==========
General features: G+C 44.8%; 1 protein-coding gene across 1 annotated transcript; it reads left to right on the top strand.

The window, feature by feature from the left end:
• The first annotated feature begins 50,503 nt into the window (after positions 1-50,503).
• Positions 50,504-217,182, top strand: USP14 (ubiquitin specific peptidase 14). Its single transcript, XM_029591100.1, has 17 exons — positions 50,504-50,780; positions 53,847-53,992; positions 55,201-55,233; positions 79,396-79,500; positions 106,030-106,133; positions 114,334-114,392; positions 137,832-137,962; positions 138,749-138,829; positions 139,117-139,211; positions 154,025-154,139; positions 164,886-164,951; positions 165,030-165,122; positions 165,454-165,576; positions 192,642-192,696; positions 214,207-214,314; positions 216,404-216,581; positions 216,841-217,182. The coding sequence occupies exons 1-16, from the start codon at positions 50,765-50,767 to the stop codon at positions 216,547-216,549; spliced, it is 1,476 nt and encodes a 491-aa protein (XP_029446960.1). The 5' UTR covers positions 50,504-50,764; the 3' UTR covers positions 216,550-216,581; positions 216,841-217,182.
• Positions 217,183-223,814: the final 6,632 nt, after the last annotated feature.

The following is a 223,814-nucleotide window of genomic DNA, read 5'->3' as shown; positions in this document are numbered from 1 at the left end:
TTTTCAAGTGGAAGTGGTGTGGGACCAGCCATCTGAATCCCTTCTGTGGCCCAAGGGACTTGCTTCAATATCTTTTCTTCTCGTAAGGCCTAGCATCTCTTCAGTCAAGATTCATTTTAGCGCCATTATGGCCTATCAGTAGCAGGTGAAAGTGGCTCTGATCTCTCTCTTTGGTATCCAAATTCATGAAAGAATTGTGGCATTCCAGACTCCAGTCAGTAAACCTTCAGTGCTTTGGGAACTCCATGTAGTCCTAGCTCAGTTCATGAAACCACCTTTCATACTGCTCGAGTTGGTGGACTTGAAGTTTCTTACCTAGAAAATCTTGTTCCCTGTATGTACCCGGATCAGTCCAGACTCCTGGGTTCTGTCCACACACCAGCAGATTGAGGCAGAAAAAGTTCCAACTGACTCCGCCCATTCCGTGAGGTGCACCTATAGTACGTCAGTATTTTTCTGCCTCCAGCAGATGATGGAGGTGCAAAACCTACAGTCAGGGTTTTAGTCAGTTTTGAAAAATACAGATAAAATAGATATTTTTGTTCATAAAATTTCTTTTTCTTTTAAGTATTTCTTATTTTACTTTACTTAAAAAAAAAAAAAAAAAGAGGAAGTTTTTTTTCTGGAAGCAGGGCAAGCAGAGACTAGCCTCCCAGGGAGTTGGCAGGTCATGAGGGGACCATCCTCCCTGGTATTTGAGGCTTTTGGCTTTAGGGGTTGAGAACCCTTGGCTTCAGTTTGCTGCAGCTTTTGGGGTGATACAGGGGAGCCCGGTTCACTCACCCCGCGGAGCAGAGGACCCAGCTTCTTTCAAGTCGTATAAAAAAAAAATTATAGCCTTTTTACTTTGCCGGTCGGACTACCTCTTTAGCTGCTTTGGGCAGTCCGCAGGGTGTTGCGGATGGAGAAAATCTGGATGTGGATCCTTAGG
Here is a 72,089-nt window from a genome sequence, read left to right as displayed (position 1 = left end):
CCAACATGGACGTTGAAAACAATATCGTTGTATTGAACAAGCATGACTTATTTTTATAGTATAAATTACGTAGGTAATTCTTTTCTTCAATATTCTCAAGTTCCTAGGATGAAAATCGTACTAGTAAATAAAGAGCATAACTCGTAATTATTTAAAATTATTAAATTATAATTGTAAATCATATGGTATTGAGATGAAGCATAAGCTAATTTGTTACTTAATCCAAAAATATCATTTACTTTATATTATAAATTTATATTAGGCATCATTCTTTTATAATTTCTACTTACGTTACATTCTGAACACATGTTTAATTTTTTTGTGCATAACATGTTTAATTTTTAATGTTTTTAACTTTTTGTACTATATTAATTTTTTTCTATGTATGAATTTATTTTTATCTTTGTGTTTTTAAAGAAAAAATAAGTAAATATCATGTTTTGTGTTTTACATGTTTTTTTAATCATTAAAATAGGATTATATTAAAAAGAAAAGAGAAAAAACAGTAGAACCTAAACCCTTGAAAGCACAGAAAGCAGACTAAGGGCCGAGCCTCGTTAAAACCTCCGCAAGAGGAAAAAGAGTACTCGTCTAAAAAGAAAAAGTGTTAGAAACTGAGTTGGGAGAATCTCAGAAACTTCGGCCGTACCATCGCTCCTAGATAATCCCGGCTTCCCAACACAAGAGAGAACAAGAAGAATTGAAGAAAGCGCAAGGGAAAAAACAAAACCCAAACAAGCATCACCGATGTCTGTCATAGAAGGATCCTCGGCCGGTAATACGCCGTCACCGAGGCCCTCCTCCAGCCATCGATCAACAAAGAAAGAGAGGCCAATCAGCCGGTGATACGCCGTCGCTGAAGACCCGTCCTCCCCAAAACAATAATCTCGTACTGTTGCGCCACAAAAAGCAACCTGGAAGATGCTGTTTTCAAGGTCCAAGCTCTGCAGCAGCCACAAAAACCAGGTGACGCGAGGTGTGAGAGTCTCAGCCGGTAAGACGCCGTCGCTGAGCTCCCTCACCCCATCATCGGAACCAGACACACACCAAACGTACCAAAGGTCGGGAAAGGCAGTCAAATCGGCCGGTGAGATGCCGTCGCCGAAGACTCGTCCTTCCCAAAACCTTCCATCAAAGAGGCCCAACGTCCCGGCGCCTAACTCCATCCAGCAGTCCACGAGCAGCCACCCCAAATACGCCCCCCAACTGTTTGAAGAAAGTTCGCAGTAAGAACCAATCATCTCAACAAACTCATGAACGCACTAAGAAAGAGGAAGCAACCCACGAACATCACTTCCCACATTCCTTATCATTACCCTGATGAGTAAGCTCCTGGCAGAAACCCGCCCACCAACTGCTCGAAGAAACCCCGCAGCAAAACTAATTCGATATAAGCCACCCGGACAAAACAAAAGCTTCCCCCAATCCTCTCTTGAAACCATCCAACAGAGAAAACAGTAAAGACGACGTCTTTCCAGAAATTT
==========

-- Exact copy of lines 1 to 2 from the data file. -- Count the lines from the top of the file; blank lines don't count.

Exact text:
General features: G+C 44.8%; 1 protein-coding gene across 1 annotated transcript; it reads left to right on the top strand.

The window, feature by feature from the left end: